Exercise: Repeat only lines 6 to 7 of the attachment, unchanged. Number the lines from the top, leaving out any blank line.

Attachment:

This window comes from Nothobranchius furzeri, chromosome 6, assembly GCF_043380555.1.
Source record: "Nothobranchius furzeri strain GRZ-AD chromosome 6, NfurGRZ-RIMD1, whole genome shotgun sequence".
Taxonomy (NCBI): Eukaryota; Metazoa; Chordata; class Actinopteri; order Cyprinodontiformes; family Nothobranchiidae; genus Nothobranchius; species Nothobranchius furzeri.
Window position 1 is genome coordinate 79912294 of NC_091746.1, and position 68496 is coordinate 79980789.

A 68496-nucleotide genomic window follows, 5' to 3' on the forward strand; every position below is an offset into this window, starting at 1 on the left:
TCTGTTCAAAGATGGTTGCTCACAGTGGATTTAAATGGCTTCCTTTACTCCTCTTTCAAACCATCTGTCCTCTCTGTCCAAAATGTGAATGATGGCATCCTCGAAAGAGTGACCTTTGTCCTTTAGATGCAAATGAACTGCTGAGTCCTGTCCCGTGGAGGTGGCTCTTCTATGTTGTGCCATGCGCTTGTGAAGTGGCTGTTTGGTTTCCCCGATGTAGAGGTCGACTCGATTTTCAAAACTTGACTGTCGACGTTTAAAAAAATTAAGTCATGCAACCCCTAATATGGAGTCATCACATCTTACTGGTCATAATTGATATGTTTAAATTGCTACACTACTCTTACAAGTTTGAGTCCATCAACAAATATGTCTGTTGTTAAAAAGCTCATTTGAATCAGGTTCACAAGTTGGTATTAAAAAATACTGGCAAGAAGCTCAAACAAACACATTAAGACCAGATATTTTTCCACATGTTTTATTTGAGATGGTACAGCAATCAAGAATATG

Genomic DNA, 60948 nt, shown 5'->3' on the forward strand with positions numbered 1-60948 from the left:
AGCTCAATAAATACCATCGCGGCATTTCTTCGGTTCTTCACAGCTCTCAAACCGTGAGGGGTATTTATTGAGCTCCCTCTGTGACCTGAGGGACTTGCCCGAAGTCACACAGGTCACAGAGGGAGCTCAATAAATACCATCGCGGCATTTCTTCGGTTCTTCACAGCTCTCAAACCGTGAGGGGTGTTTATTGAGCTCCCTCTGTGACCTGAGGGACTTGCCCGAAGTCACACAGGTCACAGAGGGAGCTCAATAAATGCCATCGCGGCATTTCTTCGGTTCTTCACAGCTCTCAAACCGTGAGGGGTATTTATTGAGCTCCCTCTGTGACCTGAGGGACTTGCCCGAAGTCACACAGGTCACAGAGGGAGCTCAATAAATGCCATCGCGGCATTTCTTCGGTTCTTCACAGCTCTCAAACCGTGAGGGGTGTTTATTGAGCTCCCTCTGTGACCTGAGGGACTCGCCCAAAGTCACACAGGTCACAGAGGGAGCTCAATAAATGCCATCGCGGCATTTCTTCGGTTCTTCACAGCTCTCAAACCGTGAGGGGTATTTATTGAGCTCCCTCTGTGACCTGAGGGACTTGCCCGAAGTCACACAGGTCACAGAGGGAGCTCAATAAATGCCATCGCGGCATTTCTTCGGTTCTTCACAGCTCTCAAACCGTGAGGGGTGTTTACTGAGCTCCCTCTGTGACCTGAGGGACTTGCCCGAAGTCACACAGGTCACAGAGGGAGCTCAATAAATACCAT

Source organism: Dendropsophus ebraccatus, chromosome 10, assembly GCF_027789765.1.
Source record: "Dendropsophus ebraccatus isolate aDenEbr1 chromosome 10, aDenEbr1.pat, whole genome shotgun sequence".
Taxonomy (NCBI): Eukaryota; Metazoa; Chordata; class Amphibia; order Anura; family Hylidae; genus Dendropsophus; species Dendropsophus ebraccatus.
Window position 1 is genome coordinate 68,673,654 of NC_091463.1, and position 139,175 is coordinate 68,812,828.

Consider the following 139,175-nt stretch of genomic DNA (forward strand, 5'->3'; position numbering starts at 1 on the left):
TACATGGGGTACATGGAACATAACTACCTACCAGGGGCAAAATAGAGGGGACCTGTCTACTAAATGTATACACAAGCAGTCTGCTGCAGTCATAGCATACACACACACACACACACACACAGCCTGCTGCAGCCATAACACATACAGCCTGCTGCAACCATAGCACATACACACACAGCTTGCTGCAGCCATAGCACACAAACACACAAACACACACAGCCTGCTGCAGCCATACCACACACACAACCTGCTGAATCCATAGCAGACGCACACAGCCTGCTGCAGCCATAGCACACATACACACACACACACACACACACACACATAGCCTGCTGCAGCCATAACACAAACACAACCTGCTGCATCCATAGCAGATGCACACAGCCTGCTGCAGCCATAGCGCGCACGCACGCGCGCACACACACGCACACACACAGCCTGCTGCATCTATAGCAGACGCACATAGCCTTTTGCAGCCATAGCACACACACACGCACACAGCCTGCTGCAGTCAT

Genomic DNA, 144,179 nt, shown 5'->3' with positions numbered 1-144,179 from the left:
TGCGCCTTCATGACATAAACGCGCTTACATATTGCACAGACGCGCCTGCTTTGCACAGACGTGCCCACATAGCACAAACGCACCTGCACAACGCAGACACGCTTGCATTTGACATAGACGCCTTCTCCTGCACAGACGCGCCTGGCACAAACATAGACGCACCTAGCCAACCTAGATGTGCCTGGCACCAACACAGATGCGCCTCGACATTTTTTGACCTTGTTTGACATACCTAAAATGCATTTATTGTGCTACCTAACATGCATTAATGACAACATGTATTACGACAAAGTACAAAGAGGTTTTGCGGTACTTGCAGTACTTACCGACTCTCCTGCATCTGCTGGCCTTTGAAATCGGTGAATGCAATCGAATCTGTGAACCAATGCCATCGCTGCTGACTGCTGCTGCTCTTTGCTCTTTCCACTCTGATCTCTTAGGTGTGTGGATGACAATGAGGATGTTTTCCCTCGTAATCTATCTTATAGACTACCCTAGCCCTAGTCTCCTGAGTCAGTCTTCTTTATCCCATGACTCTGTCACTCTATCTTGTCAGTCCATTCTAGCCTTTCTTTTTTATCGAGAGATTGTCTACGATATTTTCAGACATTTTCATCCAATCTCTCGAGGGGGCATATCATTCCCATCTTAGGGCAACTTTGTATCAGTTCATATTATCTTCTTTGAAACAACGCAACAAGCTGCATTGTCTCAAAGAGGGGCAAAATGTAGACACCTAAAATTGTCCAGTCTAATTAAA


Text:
TCTGTTCAAAGATGGTTGCTCACAGTGGATTTAAATGGCTTCCTTTACTCCTCTTTCAAACCATCTGTCCTCTCTGTCCAAAATGTGAATGATGGCATCCTCGAAAGAGTGACCTTTGTCCTTTAGATGCAAATGAACTGCTGAGTCCTGTCCCGTGGAGGTGGCTCTTCTATGTTGTGCCATGCGCTTGTGAAGTGGCTGTTTGGTTTCCCCGATGTAGAGGTCGACTCGATTTTCAAAACTTGACTGTCGACGTTTAAAAAAATTAAGTCATGCAACCCCTAATATGGAGTCATCACATCTTACTGGTCATAATTGATATGTTTAAATTGCTACACTACTCTTACAAGTTTGAGTCCATCAACAAATATGTCTGTTGTTAAAAAGCTCATTTGAATCAGGTTCACAAGTTGGTATTAAAAAATACTGGCAAGAAGCTCAAACAAACACATTAAGACCAGATATTTTTCCACATGTTTTATTTGAGATGGTACAGCAATCAAGAATATG

Genomic DNA, 60948 nt, shown 5'->3' on the forward strand with positions numbered 1-60948 from the left: